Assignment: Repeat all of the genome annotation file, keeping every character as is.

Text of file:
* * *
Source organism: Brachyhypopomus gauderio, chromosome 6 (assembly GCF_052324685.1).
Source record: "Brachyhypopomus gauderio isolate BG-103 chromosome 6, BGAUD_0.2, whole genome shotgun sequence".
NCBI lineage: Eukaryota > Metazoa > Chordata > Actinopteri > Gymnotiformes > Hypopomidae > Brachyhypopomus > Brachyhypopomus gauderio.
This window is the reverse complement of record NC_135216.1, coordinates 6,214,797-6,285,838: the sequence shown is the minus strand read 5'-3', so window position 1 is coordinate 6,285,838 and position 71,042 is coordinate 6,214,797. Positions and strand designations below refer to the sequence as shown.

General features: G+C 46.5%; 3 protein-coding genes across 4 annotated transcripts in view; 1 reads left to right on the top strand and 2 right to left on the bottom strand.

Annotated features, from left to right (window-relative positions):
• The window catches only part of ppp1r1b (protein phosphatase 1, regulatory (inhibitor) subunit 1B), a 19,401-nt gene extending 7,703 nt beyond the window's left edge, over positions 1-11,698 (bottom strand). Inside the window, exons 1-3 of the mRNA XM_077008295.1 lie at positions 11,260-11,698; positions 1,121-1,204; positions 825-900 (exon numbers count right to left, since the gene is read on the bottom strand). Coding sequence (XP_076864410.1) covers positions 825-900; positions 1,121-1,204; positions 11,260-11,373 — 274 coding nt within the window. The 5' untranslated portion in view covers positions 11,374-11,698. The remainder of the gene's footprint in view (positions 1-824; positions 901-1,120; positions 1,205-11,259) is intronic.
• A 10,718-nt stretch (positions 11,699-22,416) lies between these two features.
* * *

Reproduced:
Source organism: Brachyhypopomus gauderio, chromosome 6 (assembly GCF_052324685.1).
Source record: "Brachyhypopomus gauderio isolate BG-103 chromosome 6, BGAUD_0.2, whole genome shotgun sequence".
NCBI lineage: Eukaryota > Metazoa > Chordata > Actinopteri > Gymnotiformes > Hypopomidae > Brachyhypopomus > Brachyhypopomus gauderio.
This window is the reverse complement of record NC_135216.1, coordinates 6,214,797-6,285,838: the sequence shown is the minus strand read 5'-3', so window position 1 is coordinate 6,285,838 and position 71,042 is coordinate 6,214,797. Positions and strand designations below refer to the sequence as shown.

General features: G+C 46.5%; 3 protein-coding genes across 4 annotated transcripts in view; 1 reads left to right on the top strand and 2 right to left on the bottom strand.

Annotated features, from left to right (window-relative positions):
• The window catches only part of ppp1r1b (protein phosphatase 1, regulatory (inhibitor) subunit 1B), a 19,401-nt gene extending 7,703 nt beyond the window's left edge, over positions 1-11,698 (bottom strand). Inside the window, exons 1-3 of the mRNA XM_077008295.1 lie at positions 11,260-11,698; positions 1,121-1,204; positions 825-900 (exon numbers count right to left, since the gene is read on the bottom strand). Coding sequence (XP_076864410.1) covers positions 825-900; positions 1,121-1,204; positions 11,260-11,373 — 274 coding nt within the window. The 5' untranslated portion in view covers positions 11,374-11,698. The remainder of the gene's footprint in view (positions 1-824; positions 901-1,120; positions 1,205-11,259) is intronic.
• A 10,718-nt stretch (positions 11,699-22,416) lies between these two features.